Pachyderm requires you to deploy an object store and a persistent volume in your cloud environment to function correctly. For best results, you need to use faster disk drives, such as Premium SSD Managed Disks that are available with the Azure Premium Storage offering.

You need to specify the following parameters when you create storage resources:

Variable Description
STORAGE_ACCOUNT The name of the storage account where you store your data, unique in the Azure location
CONTAINER_NAME The name of the Azure blob container where you store your data
STORAGE_SIZE The size of the persistent volume to create in GBs. Allocate at least 10 GB.

To create these resources, follow these steps:

  1. Clone the Pachyderm GitHub repo.

  2. Change the directory to the root directory of the pachyderm repository.

  3. Create an Azure storage account:

    $ az storage account create \
      --resource-group="${RESOURCE_GROUP}" \
      --location="${LOCATION}" \
      --sku=Premium_LRS \
      --name="${STORAGE_ACCOUNT}" \
      --kind=BlockBlobStorage
    

    System response:

    {
      "accessTier": null,
      "creationTime": "2019-06-20T16:05:55.616832+00:00",
      "customDomain": null,
      "enableAzureFilesAadIntegration": null,
      "enableHttpsTrafficOnly": false,
      "encryption": {
        "keySource": "Microsoft.Storage",
        "keyVaultProperties": null,
        "services": {
          "blob": {
            "enabled": true,
      ...
    

    Make sure that you set Stock Keeping Unit (SKU) to Premium_LRS and the kind parameter is set to BlockBlobStorage. This configuration results in a storage that uses SSDs rather than standard Hard Disk Drives (HDD). If you set this parameter to an HDD-based storage option, your Pachyderm cluster will be too slow and might malfunction.

  4. Verify that your storage account has been successfully created:

    $ az storage account list
    
  5. Build a Microsoft tool for creating Azure VMs from an image:

    $ STORAGE_KEY="$(az storage account keys list \
                  --account-name="${STORAGE_ACCOUNT}" \
                  --resource-group="${RESOURCE_GROUP}" \
                  --output=json \
                  | jq '.[0].value' -r
               )"
    
  6. Find the generated key in the Storage accounts > Access keys section in the Azure Portal or by running the following command:

    $ az storage account keys list --account-name=${STORAGE_ACCOUNT}
    [
      {
        "keyName": "key1",
        "permissions": "Full",
        "value": ""
      }
    ]
    

See Also

Deploy Pachyderm

After you complete all the sections above, you can deploy Pachyderm on Azure. If you have previously tried to run Pachyderm locally, make sure that you are using the right Kubernetes context. Otherwise, you might accidentally deploy your cluster on Minikube.

  1. Verify cluster context:

    $ kubectl config current-context
    

    This command should return the name of your Kubernetes cluster that runs on Azure.

    • If you have a different contents displayed, configure kubectl to use your Azure configuration:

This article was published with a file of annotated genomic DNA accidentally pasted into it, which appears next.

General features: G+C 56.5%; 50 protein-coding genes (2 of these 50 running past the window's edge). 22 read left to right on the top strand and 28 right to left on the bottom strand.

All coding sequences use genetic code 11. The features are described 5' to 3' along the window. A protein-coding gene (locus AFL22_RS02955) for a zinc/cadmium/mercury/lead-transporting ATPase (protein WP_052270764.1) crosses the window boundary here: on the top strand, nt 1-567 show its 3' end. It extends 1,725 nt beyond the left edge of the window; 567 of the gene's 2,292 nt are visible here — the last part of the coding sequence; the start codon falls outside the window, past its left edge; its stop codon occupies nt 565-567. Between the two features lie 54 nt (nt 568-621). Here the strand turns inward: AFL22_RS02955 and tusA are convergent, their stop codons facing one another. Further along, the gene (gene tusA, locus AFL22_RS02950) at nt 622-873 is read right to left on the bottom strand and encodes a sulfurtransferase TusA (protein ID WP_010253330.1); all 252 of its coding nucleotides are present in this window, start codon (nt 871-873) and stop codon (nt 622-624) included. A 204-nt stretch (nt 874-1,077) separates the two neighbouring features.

$ az aks get-credentials --resource-group ${RESOURCE_GROUP} --name ${CLUSTER_NAME}
    Merged "${CLUSTER_NAME}" as current context in /Users/test-user/.kube/config
    
  2. Run the following command:

    $ pachctl deploy microsoft ${CONTAINER_NAME} ${STORAGE_ACCOUNT} ${STORAGE_KEY} ${STORAGE_SIZE} --dynamic-etcd-nodes 1
    

    Example:

    $ pachctl deploy microsoft test-container teststorage <key> 10 --dynamic-etcd-nodes 1
    serviceaccount/pachyderm configured
    clusterrole.rbac.authorization.k8s.io/pachyderm configured
    clusterrolebinding.rbac.authorization.k8s.io/pachyderm configured
    service/etcd-headless created
    statefulset.apps/etcd created
    service/etcd configured
    service/pachd configured
    deployment.apps/pachd configured
    service/dash configured
    deployment.apps/dash configured
    secret/pachyderm-storage-secret configured
    
    Pachyderm is launching. Check its status with "kubectl get all"
    Once launched, access the dashboard by running "pachctl port-forward"
    

    Because Pachyderm pulls containers from DockerHub, it might take some time before the pachd pods start. You can check the status of the deployment by periodically running kubectl get all.

  3. When pachyderm is up and running, get the information about the pods:

    $ kubectl get pods
    NAME                      READY     STATUS    RESTARTS   AGE
    dash-482120938-vdlg9      2/2       Running   0          54m
    etcd-0                    1/1       Running   0          54m
    pachd-1971105989-mjn61    1/1       Running   0          54m
    

    Note: Sometimes Kubernetes tries to start pachd nodes before the etcd nodes are ready which might result in the pachd nodes restarting. You can safely ignore those restarts.

  4. To connect to the cluster from your local machine, such as your laptop, set up port forwarding to enable pachctl and cluster communication:

    $ pachctl port-forward
    
  5. Verify that the cluster is up and running:

    $ pachctl version
    COMPONENT           VERSION
    pachctl             1.9.0
    pachd               1.9.0